Law school dean emeritus dies after long illness
Observer Staff Report | Friday, March 1, 2019
Thomas L. Shaffer, former dean of the Notre Dame Law School and the Robert and Marion Short professor emeritus of law, died Tuesday from a long-term illness, the University announced in a news release Thursday.
Shaffer was a teacher and scholar who took interest in studying the intersection between law and subjects such as religion, communities, humanities and literature, the release said.
“Tom Shaffer’s work and thought were, for me, hugely inspiring and influential, ever since I encountered them in law school,” law professor Rick Garnett said. “He showed me, and many others, that it was possible — and worth doing — to incorporate one’s faith with one’s law practice and scholarship.”
Shaffer graduated from the University of Albuquerque in 1958 with a Bachelor of Arts. In 1961, he graduated cum laude and first in his class from the Notre Dame Law School, where he served as editor-in-chief of the Notre Dame Law Review.
After two years practicing law with Barnes, Hickam, Pantzer & Boyd in Indianapolis, Shaffer joined the Notre Dame Law School faculty in 1963, where he went on to serve as dean from 1971 to 1975. After visiting the University of Virginia School of Law and working at the Washington and Lee University School of Law, he returned to teach law at Notre Dame in 1988. As a professor, Shaffer taught classes in legal ethics, estate planning and religion and law.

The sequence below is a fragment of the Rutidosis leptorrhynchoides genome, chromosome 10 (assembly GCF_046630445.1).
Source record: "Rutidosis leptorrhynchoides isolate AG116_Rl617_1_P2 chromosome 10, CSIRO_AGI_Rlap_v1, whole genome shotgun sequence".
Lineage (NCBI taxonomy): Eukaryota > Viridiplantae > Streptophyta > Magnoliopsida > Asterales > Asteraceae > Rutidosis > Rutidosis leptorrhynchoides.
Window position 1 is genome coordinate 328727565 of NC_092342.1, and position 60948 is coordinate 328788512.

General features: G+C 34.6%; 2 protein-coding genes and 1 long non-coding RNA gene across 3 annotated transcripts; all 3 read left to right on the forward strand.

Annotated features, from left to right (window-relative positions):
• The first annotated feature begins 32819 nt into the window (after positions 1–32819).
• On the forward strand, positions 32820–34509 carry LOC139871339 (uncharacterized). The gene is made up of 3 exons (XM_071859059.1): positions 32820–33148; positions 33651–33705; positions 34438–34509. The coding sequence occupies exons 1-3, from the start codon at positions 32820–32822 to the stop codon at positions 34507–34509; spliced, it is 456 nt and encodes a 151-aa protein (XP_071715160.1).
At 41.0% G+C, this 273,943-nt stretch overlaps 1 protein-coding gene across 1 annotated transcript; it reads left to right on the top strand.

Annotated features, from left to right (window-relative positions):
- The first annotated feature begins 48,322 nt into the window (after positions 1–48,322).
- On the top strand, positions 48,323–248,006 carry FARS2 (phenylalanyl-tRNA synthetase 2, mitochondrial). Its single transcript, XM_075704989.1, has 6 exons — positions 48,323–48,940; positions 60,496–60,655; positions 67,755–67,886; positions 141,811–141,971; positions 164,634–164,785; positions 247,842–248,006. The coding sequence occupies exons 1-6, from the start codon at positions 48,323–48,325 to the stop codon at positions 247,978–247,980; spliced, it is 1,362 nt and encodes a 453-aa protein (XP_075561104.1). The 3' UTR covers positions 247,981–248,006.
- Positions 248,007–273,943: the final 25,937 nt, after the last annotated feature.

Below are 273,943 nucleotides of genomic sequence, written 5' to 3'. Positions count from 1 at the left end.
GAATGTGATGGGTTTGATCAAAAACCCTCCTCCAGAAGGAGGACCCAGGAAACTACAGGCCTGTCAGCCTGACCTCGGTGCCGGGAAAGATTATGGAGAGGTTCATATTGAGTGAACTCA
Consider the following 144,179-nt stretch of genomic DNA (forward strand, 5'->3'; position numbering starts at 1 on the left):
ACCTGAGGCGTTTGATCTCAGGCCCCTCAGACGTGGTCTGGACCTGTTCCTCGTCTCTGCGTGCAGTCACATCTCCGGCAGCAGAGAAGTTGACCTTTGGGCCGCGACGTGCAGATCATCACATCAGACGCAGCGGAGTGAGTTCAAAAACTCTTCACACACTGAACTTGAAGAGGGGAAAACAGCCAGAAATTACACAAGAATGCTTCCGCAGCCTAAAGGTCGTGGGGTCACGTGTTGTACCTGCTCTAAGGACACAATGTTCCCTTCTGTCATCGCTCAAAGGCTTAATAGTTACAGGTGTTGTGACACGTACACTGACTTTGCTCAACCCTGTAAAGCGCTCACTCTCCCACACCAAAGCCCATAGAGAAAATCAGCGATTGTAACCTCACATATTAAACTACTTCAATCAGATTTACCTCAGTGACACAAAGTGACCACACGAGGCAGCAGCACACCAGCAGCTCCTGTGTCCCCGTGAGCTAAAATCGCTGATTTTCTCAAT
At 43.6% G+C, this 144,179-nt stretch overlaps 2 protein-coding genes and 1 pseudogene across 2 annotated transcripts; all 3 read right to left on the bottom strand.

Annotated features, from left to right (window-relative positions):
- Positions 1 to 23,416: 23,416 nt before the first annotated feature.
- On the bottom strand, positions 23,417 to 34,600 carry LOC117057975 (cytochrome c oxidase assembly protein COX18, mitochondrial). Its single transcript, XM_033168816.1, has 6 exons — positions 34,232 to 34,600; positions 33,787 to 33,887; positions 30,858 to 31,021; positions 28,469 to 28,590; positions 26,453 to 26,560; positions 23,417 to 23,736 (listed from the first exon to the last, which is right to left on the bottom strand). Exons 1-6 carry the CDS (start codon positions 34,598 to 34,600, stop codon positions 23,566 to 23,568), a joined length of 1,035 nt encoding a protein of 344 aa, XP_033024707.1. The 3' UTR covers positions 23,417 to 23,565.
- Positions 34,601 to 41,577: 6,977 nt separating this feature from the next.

He also authored such works as “On Being Christian and a Lawyer” and “Faith and the Professions,” where he wrote about teaching faith in practicing law.
“I do not get my morals from the law, and I do not want my students to,” Shaffer said during a 2003 round table discussion published by the Pepperdine Law Review.
In 1991, Shaffer began working with students in the Notre Dame Clinical Law Center, where law students can receive academic credit for providing free legal services to individuals and organizations. Shaffer taught clinical ethics to students serving low-income residents in South Bend.
“Tom was the spiritual center of the Legal Aid Clinic and regarded as a beloved mentor by every clinician who served there,” Bob Jones, clinical professor of law, said in the release.
A visitation will take place at 10 a.m. Friday at Little Flower Catholic Church in South Bend. The funeral Mass will be held at 11 a.m. and interment will follow at Cedar Grove Cemetery on campus. A reception following the internment will be held at the Morris Inn.
At the request of the Shaffer family, contributions may be made to the Thomas L. Shaffer Public Interest Fellowship at the Law School, a two-year fellowship supporting students who provide legal services to the poor in a government or nonprofit setting.
The Law School is planning a memorial service in honor of Shaffer’s life and work taking place later this spring.